Eden’s irrational jealousy. She’s constantly jealous of Tyler’s relationships. She freaks out over nothing, despite Tyler’s reassurances that nothing is going on. Maybe she doesn’t believe him because she’s an enormous hypocrite when it comes to her own boyfriend?
The “taboo” relationship. Maybe it’s just me, but I don’t see why a relationship between two people who share zero DNA and who did not grow up together would be considered taboo. They are no more brother and sister than my husband and I are. Sure, their parents probably won’t like it, but who cares? Eden doesn’t get along with her dad anyway, and SHE IS NOT RELATED TO TYLER. Is she an adult or what?
The drinking. As in the first book, these teens drink alcohol like it’s soda. Maybe my high school and college experience was just different, but we rarely had any alcohol in the fridge. If you wanted beer for a specific event, such as a party, you usually got someone older to go buy it for you. You consumed it all or gave it away at the party. There was really never any left over to “bring home.” And even if there were any left, we didn’t just drink it for the hell of it. We drank soda and saved the beer, vodka, or whatever else for the next get-together. I don’t think I knew anyone who drank every day or just because it was Tuesday afternoon. Seriously.
Eden’s phantom eating disorder. Does she or doesn’t she? Eden is weird about food and exercise. She seems to either binge (she feels guilty that she’s “eaten so much crap”) or not eat at all (she “forgets” to eat for a whole day when she travels). She runs long distances (not so bad), but sometimes, she seems overly-obsessed with it. But an eating disorder is never really mentioned in either book. Is it because Eden is telling the story, and she is in denial? Or maybe, this weird food-exercise obsession is the new normal?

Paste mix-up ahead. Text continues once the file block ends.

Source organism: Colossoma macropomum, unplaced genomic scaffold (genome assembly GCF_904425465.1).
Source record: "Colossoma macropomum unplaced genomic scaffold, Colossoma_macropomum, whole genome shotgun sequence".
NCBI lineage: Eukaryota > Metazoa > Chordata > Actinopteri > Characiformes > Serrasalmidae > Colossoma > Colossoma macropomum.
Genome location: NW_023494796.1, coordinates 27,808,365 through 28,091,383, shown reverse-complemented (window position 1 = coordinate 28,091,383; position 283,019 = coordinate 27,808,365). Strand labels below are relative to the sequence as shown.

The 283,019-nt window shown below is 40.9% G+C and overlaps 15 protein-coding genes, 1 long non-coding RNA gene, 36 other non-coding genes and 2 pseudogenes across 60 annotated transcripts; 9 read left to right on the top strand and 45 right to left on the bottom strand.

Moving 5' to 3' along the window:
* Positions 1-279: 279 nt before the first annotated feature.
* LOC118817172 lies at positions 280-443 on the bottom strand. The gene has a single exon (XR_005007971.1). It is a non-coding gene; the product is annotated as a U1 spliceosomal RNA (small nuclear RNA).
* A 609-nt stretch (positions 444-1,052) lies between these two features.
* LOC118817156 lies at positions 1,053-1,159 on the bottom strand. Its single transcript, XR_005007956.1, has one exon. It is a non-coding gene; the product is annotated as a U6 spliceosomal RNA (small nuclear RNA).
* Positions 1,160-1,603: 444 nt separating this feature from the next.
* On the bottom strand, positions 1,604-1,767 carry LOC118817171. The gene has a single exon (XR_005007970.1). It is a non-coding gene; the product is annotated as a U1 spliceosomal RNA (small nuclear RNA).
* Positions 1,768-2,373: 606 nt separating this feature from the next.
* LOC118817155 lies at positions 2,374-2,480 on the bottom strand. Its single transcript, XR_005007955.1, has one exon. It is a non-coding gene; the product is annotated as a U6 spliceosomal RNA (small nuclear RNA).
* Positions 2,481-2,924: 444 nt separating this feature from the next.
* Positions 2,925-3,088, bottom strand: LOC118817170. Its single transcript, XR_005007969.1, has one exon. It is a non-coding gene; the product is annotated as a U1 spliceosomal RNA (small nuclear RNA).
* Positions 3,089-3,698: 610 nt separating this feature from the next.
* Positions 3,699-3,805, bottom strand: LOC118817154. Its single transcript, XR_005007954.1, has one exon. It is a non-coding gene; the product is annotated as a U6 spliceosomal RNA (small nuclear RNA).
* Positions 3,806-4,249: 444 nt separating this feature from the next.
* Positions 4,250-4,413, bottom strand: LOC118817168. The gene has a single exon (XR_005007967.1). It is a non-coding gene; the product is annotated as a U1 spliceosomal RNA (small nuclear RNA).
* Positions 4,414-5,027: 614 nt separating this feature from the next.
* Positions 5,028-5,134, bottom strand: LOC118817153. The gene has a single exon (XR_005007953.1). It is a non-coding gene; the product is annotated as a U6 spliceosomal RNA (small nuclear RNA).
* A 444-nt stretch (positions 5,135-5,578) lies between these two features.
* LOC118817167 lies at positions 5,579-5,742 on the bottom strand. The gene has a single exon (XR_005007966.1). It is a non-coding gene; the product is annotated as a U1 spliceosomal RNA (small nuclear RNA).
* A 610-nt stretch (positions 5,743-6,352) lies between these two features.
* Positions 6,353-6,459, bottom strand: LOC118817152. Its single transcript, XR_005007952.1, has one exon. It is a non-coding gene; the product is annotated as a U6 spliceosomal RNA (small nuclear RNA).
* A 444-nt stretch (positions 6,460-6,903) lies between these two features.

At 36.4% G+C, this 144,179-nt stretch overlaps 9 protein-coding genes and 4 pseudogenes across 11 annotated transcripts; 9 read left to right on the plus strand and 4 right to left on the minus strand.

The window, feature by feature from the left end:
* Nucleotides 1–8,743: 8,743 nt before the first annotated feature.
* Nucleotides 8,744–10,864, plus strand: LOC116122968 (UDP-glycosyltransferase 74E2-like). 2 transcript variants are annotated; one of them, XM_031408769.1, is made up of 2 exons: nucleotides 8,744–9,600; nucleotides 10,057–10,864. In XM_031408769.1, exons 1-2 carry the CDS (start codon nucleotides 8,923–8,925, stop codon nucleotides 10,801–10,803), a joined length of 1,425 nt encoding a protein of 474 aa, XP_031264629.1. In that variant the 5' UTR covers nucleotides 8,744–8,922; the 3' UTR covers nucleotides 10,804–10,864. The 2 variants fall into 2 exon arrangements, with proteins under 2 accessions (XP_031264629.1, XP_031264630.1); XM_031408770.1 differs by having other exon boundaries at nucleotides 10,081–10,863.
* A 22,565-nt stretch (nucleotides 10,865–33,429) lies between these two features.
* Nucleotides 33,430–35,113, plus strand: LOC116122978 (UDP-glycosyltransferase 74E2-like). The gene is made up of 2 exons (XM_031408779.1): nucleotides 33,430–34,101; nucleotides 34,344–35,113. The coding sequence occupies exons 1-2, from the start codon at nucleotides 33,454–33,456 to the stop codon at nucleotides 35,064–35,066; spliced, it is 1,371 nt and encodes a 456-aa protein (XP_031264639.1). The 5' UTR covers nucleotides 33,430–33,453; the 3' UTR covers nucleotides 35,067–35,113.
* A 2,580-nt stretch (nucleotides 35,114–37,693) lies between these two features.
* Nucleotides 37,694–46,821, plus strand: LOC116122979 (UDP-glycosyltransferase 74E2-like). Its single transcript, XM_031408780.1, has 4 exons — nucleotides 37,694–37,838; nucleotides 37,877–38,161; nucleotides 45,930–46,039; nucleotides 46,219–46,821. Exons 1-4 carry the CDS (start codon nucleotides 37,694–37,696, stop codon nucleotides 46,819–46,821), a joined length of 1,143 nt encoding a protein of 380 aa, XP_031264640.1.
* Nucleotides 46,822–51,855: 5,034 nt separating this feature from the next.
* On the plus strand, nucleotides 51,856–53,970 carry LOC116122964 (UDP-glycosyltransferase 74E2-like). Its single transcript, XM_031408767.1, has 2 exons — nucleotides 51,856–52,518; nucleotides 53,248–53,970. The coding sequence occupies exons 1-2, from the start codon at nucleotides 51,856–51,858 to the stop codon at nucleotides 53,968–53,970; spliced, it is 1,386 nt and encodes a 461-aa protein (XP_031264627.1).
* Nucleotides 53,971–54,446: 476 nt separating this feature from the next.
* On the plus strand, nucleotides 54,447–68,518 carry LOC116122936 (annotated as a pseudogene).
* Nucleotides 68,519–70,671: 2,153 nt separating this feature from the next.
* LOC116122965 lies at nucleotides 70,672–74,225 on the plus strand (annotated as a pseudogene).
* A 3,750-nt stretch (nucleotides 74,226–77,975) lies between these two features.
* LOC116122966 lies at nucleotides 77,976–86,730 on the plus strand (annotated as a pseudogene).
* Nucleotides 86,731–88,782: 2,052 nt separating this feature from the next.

The annoying gaggle of vapid friends. Seriously, why are they there? They contribute absolutely NOTHING to the story. Thankfully, they are in this book less than in the first one. Score a second-star for that one.
The MINE-MINE-MINE stuff. Why do authors perceive that female readers like this? Repeatedly calling a girlfriend “mine” (or writing it all over her back) seems like a potential red flag to me.
That cheesy cover. The sunglasses! The Statue of Liberty! The “incredible DIMILY series!” Argh!
THE BOTTOM LINE: Way too much drama and angst for me, but clearly many readers have loved it. I did like Tyler this time, and I think the relationship is more complex than your average YA romance. It’s not as bad as the first book–that’s high praise from me.
STATUS IN MY LIBRARY: We don’t have it, and I have no plans to get it. Definitely too mature for middle school libraries. High school libraries should note mature sexual content and frequent casual teen alcohol and drug use.
READALIKES: I’d say Elkeles’s Perfect Chemistry or Katie McGarry’s Pushing the Limits series, but I loved both of those series. For me, DIMILY pales in comparison.
- Overall: 2/5–see that? I gave an extra star for Tyler and the complexity of their relationship!
- Creativity: 2/5
- Characters: 2/5–again, Tyler–I hated Eden
- Engrossing: 2/5
- Writing: 3/5–good steamy scenes
- Appeal to teens: 4/5–I’m baffled, but many clearly like it
- Appropriate length to tell the story: 3/5–shorter than the first, but still way too long
- Language: 30+ fu**; 20 or so sh**
- Sexuality: high; includes all four bases + home
- Violence: none
- Drugs/Alcohol: high; teens casually drink beer (even during day and at home); discussion of recent marijuana use